I thought it would be nice to focus on a topic that I think many of us struggle with–prayer. Here are a few of my meditations.
In our modern age, it is not uncommon for people to think of traditional prayer as childish, if not absurd. Many years ago, I came across an interesting theological objection to the enterprise of petitionary prayer: If God is allegedly “Omniscient,” then surely God knows what we mortals need, without having us to remind Him!” The question gets even more complex. The individual of the 21st century generally believes more in the physics of natural law than the metaphysics of mysticism.
In a universe governed by natural law, is asking God to alter the laws of physics even appropriate? To petition God in prayer, or to suggest that God can somehow be persuaded to “change His mind,” or show “sympathy” and “mercy” is, from a strict Maimonidean perspective, theologically pointless—even ridiculous. Following Maimonides’ attitude on this subject, the late Chief Rabbi of the British Commonwealth, Lord Jakobovits plainly admits:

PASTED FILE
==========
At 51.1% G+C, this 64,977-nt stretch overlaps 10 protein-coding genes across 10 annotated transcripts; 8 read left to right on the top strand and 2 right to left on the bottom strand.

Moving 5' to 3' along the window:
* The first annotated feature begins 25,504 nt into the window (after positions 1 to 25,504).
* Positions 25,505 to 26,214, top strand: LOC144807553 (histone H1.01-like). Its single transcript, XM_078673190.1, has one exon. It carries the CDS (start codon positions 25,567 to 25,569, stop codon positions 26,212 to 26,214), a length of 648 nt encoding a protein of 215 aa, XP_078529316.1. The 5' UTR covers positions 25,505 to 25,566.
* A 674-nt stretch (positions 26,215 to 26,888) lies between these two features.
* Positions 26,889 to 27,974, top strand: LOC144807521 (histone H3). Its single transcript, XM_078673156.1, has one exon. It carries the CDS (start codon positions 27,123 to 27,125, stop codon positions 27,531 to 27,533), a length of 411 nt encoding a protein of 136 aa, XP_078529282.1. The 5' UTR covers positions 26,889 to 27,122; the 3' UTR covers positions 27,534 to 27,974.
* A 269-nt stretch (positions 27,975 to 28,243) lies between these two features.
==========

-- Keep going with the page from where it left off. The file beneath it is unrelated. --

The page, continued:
“What purpose can be served by formulating our pleas to God? Does the all-knowing God, who knows our needs better than we do, require their articulation of what we feel in our hearts? Still more difficult theologically, how can we hope by prayer to change His will? Our very belief in the efficacy of our petitions would seem to challenge God’s immutability, and even questions His justice, since we should assume that whatever fate He decrees for man is essentially just; why, therefore, do we seek to reverse it?… But such questions are based on a false, indeed pagan, understanding of prayer as a means of pacifying and propitiating the deity and thus of earning its favors. It was against these perverse notions that the Hebrew Prophets directed their denunciations so fiercely when they fulminated against the heathen form of sacrifices, the original form of worship later replaced by prayer. Like sacrifices, prayer is intended to change man not God. Its purpose is to cultivate a contrite heart, to promote feelings of humility and inadequacy in man, whilst encouraging reliance on Divine assistance. Through prayer, the worshiper becomes chastened, gains moral strength and intensifies the quest of spirituality, thereby turning into a person worthy of response to his pleas.”  Continue reading “Rethinking the Theology of Prayer (Part 1)”